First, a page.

However, Finance Act, 2021 has amended the provisions of section 44ADA with effect from A.Y 2021-22, and accordingly LLP, HUFs, Company, AOP, BOI shall not be eligible to claim the benefit under section 44ADA.

  • Exemption for Leave Travel Concession Cash Scheme u/s 10(5)

Section 10(5) of the Act provides for exemption in respect of the value of travel concession or assistance received by or due to an employee from his employer for himself and his family, in connection with his proceeding on leave to any place in India. In view of the situation arising out of outbreak of Covid-19 pandemic, Finance Act, 2021 has provided tax exemption to cash allowance in lieu of travel concession.

For A.Y.2021-22, a new proviso in clause 5 of section 10 is inserted so as to provide that, for the assessment year beginning on the 1st day of April, 2021, the value in lieu of any travel concession or assistance received by, or due to, an individual shall also be exempt under this clause subject to fulfilment of the following conditions:

  • Employee or a member of family of the employee during the period 12/10/2020 to 31/03/2021 actually spends the allowance received on goods and services which are liable to tax at an aggregate rate of 12% or above under GST laws and the goods are purchased or services are procured from GST registered vendors or service providers.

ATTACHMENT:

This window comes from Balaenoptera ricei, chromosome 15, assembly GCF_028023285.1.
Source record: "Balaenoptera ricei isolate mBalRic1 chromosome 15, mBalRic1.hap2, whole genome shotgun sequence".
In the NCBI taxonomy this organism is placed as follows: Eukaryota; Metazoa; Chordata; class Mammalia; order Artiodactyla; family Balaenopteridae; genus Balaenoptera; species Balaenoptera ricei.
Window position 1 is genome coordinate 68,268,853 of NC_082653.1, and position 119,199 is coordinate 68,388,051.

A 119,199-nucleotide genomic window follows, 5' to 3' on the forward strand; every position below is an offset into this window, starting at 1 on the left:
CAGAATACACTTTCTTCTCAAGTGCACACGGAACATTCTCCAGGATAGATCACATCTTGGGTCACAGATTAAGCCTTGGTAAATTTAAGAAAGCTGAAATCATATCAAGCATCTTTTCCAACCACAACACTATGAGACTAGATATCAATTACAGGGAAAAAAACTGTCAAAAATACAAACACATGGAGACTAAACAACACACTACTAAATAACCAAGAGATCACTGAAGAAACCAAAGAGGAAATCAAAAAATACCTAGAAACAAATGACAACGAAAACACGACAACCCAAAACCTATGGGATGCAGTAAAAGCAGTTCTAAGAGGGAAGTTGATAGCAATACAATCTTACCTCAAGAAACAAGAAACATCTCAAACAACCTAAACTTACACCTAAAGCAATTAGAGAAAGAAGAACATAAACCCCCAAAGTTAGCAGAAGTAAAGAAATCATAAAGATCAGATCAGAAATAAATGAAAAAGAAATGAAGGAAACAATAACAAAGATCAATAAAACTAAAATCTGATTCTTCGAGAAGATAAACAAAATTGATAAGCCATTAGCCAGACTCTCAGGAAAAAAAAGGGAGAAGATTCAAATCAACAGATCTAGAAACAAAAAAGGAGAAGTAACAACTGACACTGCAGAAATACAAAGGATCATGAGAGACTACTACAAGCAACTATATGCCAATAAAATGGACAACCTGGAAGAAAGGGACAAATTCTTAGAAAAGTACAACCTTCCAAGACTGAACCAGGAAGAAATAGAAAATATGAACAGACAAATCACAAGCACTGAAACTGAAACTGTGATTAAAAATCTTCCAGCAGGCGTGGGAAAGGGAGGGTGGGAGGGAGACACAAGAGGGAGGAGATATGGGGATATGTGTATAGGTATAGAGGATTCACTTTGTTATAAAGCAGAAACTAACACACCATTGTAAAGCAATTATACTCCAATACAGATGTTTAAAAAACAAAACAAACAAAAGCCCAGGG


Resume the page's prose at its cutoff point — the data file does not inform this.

• The payment to GST registered dealer is made though proper banking channels and tax invoice is obtained from such dealer.

  • The amount of exemption shall not exceed 36,000 per person or one-third of the total expenditure, whichever is less.

  • Allowance of total interest expense payable to PE of Non Resident bank

As per section 94B of the IT Act, interest expense exceeding ₹ 1 Crore payable to an associated enterprise for a debt by an Indian Company or permanent establishment of foreign company, is allowable to the extent of 30% of Earnings before Interest, Taxes, Depreciation and Amortization.

With effect from A.Y 2021-22, the above provision is not applicable to interest paid/payable to lender which is permanent establishment of non-resident bank in India.

  • Re-computation of past year’s book profit pursuant to APA and Secondary adjustment